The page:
Day 06 : Read EBook 06 - Anatomical Terminology
5. Directional Terms
Certain directional anatomical terms appear throughout this and any other anatomy textbook (Figure). These terms are essential for describing the relative locations of different body structures. For instance, an anatomist might describe one band of tissue as “inferior to” another or a physician might describe a tumor as “superficial to” a deeper body structure. Commit these terms to memory to avoid confusion when you are studying or describing the locations of particular body parts.
- Anterior (or ventral) Describes the front or direction toward the front of the body. The toes are anterior to the foot.
- Posterior (or dorsal) Describes the back or direction toward the back of the body. The popliteus is posterior to the patella.
- Superior (or cranial) describes a position above or higher than another part of the body proper. The orbits are superior to the oris.
- Inferior (or caudal) describes a position below or lower than another part of the body proper; near or toward the tail (in humans, the coccyx, or lowest part of the spinal column). The pelvis is inferior to the abdomen.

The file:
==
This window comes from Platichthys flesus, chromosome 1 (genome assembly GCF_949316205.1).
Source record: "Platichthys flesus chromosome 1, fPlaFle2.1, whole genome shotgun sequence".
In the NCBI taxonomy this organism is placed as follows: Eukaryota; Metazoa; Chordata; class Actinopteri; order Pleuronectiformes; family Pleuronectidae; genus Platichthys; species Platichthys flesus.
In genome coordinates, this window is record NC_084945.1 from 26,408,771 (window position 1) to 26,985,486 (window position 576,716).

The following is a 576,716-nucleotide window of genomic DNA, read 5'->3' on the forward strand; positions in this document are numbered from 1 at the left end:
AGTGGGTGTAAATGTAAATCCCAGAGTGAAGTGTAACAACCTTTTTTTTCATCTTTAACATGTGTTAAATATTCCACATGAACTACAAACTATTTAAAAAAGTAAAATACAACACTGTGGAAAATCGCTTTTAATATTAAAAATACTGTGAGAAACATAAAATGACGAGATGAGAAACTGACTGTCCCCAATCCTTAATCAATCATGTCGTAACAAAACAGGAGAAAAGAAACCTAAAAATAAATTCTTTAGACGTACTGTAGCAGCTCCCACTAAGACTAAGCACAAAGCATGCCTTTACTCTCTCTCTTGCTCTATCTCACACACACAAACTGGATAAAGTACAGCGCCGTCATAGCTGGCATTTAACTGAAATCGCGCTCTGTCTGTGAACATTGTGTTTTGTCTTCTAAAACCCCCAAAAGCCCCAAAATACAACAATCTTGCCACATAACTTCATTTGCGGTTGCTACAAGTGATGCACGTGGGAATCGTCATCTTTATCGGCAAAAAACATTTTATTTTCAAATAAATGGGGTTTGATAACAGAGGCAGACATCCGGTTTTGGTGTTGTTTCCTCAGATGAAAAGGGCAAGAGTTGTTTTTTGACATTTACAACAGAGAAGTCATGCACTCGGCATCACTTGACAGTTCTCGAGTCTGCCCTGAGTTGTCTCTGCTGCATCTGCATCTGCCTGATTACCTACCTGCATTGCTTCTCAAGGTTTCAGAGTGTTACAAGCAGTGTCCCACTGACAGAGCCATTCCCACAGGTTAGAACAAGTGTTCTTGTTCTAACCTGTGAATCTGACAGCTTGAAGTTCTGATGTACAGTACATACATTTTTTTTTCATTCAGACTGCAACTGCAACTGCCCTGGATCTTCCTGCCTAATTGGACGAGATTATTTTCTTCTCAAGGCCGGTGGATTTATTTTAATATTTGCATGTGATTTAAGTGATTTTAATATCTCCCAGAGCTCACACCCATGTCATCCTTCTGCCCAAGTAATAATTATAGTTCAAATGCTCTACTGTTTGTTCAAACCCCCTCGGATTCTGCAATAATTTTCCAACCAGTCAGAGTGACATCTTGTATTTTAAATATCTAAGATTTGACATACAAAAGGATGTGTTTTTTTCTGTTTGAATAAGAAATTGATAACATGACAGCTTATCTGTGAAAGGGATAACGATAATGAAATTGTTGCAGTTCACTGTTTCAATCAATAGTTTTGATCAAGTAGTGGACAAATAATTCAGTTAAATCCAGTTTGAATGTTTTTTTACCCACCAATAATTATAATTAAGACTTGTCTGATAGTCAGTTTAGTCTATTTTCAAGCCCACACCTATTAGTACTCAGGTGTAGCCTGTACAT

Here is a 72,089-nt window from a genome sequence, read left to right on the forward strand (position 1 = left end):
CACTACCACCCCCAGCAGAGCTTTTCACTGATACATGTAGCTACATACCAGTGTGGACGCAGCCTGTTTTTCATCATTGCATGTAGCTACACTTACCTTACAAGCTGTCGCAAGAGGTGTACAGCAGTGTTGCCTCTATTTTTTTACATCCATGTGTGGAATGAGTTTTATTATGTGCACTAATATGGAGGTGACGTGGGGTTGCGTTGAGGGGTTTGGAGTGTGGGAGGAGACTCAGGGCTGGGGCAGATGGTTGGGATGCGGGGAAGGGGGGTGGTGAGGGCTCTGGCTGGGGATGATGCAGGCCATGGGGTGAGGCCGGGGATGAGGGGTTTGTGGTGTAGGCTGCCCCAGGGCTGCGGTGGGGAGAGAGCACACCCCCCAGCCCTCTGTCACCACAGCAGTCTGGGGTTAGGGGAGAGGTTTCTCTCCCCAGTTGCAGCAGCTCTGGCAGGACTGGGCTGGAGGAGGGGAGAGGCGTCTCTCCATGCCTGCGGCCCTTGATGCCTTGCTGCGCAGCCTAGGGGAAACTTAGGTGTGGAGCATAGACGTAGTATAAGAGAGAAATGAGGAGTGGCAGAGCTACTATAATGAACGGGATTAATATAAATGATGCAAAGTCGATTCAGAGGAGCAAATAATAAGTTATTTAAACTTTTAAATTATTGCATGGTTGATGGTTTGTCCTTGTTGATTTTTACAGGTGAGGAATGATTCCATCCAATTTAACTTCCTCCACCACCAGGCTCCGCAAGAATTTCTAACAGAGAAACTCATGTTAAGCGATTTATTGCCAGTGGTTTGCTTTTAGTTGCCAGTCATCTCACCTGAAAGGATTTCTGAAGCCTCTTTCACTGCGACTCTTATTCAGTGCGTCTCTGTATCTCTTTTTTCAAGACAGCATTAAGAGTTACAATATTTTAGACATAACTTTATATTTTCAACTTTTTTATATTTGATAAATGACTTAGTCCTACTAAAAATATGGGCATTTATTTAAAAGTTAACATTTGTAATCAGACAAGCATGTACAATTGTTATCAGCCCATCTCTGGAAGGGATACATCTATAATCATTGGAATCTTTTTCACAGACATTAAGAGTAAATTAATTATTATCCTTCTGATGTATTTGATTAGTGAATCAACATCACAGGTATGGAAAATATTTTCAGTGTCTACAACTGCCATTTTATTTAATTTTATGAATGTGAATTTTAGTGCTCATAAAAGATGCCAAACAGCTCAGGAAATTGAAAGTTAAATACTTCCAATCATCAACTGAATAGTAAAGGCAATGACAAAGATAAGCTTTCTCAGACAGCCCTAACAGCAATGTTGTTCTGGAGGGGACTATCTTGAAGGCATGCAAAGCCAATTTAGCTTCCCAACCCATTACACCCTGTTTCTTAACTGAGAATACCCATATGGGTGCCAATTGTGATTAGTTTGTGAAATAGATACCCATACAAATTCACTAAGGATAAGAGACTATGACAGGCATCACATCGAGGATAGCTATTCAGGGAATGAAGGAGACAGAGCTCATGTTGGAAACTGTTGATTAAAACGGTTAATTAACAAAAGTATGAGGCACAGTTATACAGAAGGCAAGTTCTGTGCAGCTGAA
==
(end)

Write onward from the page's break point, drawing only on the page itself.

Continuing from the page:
- Lateral describes the side or direction toward the side of the body. The thumb (pollex) is lateral to the digits.
- Medial describes the middle or direction toward the middle of the body. The hallux is the medial toe.
- Proximal describes a position in a limb that is nearer to the point of attachment or the trunk of the body. The brachium is proximal to the antebrachium.
- Distal describes a position in a limb that is farther from the point of attachment or the trunk of the body. The crus is distal to the femur.
- Superficial describes a position closer to the surface of the body. The skin is superficial to the bones.
- Deep describes a position farther from the surface of the body. The brain is deep to the skull.
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